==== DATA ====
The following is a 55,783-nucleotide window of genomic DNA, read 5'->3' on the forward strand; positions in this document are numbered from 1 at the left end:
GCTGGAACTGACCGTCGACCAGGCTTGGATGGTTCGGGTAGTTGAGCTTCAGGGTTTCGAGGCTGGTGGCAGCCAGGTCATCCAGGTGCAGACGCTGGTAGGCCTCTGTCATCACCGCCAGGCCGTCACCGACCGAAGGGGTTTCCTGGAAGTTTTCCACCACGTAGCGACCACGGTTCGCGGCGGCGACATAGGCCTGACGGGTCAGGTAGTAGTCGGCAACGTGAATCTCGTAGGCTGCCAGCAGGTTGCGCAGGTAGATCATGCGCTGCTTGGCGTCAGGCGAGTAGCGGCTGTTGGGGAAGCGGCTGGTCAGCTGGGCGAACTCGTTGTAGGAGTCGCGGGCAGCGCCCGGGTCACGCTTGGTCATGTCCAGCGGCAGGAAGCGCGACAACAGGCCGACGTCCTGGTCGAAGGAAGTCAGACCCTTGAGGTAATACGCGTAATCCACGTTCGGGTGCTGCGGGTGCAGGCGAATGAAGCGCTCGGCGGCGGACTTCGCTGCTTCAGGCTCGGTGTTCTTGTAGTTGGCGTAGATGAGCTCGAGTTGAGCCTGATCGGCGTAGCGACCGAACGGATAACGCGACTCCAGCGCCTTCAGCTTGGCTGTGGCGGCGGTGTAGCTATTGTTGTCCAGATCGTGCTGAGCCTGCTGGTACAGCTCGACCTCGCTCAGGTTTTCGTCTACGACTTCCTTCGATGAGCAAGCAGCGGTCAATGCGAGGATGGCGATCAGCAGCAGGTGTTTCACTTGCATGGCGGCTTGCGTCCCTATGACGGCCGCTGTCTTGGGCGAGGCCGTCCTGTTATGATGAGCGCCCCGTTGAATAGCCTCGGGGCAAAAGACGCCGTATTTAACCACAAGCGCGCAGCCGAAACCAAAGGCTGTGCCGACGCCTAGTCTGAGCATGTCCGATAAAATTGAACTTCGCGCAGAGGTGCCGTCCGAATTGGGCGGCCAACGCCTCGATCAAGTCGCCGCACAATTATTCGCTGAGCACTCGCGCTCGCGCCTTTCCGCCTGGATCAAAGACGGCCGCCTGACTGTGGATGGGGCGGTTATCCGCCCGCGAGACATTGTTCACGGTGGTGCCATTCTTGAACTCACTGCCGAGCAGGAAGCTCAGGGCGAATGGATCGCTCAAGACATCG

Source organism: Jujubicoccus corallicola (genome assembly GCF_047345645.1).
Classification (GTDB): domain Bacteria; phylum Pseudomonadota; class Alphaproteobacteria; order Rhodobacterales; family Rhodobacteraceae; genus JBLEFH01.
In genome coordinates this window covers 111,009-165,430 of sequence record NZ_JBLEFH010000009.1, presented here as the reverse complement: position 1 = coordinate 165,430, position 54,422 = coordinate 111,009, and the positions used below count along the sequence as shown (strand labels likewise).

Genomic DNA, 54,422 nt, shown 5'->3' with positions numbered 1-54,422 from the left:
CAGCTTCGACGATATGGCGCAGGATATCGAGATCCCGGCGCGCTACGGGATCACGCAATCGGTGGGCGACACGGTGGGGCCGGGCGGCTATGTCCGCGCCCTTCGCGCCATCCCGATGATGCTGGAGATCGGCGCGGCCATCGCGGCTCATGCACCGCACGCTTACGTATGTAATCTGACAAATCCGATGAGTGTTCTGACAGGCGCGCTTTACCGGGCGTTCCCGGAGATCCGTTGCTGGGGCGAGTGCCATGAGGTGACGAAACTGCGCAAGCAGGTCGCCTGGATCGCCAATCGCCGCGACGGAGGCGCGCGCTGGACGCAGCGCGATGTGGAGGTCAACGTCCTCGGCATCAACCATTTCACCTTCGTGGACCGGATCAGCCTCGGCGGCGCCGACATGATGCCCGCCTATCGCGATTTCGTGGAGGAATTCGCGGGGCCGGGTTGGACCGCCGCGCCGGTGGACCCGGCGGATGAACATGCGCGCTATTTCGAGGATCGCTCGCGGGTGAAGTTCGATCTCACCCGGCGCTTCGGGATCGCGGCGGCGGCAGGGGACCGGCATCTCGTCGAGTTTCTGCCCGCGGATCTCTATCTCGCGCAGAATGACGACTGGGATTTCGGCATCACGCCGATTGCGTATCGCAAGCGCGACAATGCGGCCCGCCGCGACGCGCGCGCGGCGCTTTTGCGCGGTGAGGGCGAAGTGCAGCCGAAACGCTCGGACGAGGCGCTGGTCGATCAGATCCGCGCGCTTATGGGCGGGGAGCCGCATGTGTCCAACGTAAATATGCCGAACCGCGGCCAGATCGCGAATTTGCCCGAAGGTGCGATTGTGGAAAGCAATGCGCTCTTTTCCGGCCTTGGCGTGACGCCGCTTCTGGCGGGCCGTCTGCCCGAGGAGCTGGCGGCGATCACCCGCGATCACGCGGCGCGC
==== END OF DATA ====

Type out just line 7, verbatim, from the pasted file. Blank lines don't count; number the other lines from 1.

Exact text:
CAGCTTCGACGATATGGCGCAGGATATCGAGATCCCGGCGCGCTACGGGATCACGCAATCGGTGGGCGACACGGTGGGGCCGGGCGGCTATGTCCGCGCCCTTCGCGCCATCCCGATGATGCTGGAGATCGGCGCGGCCATCGCGGCTCATGCACCGCACGCTTACGTATGTAATCTGACAAATCCGATGAGTGTTCTGACAGGCGCGCTTTACCGGGCGTTCCCGGAGATCCGTTGCTGGGGCGAGTGCCATGAGGTGACGAAACTGCGCAAGCAGGTCGCCTGGATCGCCAATCGCCGCGACGGAGGCGCGCGCTGGACGCAGCGCGATGTGGAGGTCAACGTCCTCGGCATCAACCATTTCACCTTCGTGGACCGGATCAGCCTCGGCGGCGCCGACATGATGCCCGCCTATCGCGATTTCGTGGAGGAATTCGCGGGGCCGGGTTGGACCGCCGCGCCGGTGGACCCGGCGGATGAACATGCGCGCTATTTCGAGGATCGCTCGCGGGTGAAGTTCGATCTCACCCGGCGCTTCGGGATCGCGGCGGCGGCAGGGGACCGGCATCTCGTCGAGTTTCTGCCCGCGGATCTCTATCTCGCGCAGAATGACGACTGGGATTTCGGCATCACGCCGATTGCGTATCGCAAGCGCGACAATGCGGCCCGCCGCGACGCGCGCGCGGCGCTTTTGCGCGGTGAGGGCGAAGTGCAGCCGAAACGCTCGGACGAGGCGCTGGTCGATCAGATCCGCGCGCTTATGGGCGGGGAGCCGCATGTGTCCAACGTAAATATGCCGAACCGCGGCCAGATCGCGAATTTGCCCGAAGGTGCGATTGTGGAAAGCAATGCGCTCTTTTCCGGCCTTGGCGTGACGCCGCTTCTGGCGGGCCGTCTGCCCGAGGAGCTGGCGGCGATCACCCGCGATCACGCGGCGCGC